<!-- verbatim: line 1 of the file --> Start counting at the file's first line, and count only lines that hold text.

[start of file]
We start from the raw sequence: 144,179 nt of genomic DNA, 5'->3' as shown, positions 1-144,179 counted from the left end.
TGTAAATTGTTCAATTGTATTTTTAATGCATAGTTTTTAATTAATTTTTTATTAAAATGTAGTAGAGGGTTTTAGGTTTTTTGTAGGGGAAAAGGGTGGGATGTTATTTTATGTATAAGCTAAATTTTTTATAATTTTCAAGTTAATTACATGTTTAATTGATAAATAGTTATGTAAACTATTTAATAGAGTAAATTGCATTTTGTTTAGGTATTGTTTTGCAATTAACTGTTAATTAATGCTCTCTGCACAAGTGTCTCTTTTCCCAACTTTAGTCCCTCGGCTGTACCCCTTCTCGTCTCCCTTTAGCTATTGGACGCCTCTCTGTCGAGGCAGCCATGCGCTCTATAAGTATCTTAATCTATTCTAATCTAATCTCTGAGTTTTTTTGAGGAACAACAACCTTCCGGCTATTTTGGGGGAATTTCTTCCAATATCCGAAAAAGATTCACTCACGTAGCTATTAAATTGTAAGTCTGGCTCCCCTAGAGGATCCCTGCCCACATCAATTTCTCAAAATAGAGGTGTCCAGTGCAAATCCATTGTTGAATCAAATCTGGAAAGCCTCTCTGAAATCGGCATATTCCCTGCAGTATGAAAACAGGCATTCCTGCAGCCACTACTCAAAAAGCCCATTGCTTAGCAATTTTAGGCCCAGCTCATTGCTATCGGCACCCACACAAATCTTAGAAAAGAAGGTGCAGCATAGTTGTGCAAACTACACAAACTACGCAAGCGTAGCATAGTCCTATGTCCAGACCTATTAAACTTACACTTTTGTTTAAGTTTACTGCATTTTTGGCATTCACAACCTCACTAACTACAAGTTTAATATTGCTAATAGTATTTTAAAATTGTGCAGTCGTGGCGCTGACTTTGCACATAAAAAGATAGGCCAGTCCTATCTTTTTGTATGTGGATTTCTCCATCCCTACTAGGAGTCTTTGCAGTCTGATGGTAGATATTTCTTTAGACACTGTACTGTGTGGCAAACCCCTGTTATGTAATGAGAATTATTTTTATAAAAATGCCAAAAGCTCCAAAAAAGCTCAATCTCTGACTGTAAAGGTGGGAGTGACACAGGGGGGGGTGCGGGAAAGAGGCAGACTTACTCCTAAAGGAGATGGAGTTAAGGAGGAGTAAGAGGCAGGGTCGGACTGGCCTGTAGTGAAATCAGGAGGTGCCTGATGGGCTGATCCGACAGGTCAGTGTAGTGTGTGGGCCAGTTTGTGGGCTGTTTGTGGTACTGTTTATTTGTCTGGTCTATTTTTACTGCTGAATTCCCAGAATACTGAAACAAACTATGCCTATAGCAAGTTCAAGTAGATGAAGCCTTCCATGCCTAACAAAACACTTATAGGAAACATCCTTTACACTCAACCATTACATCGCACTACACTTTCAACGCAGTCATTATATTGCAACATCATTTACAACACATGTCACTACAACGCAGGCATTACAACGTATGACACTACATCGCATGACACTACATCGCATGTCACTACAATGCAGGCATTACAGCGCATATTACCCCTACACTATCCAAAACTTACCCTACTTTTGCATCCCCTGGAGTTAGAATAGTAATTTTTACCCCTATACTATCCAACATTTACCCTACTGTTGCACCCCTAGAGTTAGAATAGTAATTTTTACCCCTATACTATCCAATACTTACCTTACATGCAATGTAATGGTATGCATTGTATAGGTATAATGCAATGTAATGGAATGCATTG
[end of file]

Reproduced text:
We start from the raw sequence: 144,179 nt of genomic DNA, 5'->3' as shown, positions 1-144,179 counted from the left end.